with a Shrimp Quenelle

Bisque is a rich cream soup that can be made with shrimp, or lobster. It is probably the one dish that has the greatest ratio of impressing your guests to how easy it is to make. Just smile when they say how hard it must have been to make.



Sauté shrimp in butter. The picture above shows the drama of a sauté flip, but while it is a dramatic staple of experienced cooks, just stirring the shrimp as they cook works fine. Once the shrimp are cooked, but not over cooked, toss them in a blender and blend with some sort of stock, (just enough to ensure they blend smoothly) here vegetable stock. You can make your stock from scratch or buy it in can or concentrated. Just make sure it is not too salty, and reduced enough to taste good on its own. A splash of brandy, tawny port or dark rum adds a nice touch.


Take the blended shrimp and stock mixture and add put it in a pot. Add cream - plenty of heavy whipping cream. Reduce by at least half, stirring almost constantly. When the cream is reduced enough the bubbles will leave craters when they pop.


Take a nice cracker of your choice and grind it into a fine powder in your food processor. Strain the soup to remove all the fine pieces of shrimp, pressing out the liquid so that you end up with the paste on the right.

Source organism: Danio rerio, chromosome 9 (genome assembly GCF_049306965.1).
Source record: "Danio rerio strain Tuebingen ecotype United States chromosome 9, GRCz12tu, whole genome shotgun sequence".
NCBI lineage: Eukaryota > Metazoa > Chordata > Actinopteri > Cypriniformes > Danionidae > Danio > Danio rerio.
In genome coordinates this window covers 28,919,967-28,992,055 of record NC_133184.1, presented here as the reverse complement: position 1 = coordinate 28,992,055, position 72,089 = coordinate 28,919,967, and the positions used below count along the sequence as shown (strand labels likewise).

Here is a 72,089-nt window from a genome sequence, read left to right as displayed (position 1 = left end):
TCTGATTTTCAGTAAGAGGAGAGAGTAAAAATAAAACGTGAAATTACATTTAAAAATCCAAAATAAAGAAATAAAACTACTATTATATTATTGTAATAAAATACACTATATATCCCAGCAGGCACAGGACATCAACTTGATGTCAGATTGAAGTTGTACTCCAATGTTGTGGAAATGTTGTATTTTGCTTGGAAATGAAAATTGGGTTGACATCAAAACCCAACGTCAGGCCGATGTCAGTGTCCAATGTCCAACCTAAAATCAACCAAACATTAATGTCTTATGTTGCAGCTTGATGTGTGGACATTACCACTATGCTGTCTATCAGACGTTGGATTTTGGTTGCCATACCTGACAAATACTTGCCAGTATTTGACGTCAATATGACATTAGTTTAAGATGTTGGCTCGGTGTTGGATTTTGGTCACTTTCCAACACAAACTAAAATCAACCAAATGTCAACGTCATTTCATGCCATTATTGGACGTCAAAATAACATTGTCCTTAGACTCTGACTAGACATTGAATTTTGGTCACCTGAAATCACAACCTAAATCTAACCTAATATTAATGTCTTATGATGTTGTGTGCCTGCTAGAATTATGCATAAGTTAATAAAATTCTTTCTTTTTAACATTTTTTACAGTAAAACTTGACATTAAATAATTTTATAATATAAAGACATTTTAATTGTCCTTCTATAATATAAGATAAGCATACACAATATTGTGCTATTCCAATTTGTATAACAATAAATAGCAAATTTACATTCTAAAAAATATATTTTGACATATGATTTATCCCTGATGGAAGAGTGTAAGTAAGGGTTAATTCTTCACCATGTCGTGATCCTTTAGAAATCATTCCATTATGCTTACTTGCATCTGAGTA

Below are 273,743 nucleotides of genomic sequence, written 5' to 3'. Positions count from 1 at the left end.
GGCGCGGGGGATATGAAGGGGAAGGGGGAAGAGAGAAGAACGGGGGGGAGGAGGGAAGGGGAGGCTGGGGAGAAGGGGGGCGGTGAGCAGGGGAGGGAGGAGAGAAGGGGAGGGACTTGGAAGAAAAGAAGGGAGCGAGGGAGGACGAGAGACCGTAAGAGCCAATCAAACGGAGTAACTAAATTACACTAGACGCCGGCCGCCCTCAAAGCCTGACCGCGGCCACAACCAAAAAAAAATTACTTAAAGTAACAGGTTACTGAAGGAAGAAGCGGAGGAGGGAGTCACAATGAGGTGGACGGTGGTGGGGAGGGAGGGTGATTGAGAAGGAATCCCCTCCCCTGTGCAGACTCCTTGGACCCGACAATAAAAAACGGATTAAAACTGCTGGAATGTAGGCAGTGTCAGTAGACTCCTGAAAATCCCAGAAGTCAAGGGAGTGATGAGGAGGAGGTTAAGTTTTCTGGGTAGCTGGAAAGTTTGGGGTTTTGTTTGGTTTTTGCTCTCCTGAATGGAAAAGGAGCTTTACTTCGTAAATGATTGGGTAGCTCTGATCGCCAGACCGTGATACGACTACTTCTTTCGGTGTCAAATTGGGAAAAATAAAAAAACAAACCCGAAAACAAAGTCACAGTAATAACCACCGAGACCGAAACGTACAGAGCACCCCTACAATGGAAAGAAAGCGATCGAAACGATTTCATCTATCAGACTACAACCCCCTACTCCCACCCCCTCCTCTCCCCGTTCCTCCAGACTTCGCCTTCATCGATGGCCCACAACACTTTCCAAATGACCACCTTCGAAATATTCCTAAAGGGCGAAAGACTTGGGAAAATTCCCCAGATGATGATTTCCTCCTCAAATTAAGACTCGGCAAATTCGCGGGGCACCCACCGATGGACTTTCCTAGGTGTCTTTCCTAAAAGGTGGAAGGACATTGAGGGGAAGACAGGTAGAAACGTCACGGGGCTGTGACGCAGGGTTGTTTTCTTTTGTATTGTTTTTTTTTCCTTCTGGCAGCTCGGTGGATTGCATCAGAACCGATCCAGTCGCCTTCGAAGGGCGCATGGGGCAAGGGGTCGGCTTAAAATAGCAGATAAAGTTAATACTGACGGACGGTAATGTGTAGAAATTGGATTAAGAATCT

Beat a few egg whites to soft peaks (you don't have to use a fork, but don't over beat them if you use an electric beater).


Combine the cracker meal, the shrimp paste and the egg whites.


Form the quenelle with two spoons into roughly a small egg shape.


Just before serving the bisque, poach the quenelle mixture in a liquid (hot, but not boiling, the bubbles will break up the delicate quenelle). I usually use the same stock I added to the soup, plus some white wine or lemon juice to increase the acidity.


I like to serve the quenelle in the empty bowl, and then go around and fill the bowl with the bisque at the table. it is not only a nice presentation, but the aroma that rises up really builds the anticipation.


On the other hand, preparing the whole dish before hand allows you to add a sprig of herb (here oregano) for garnish.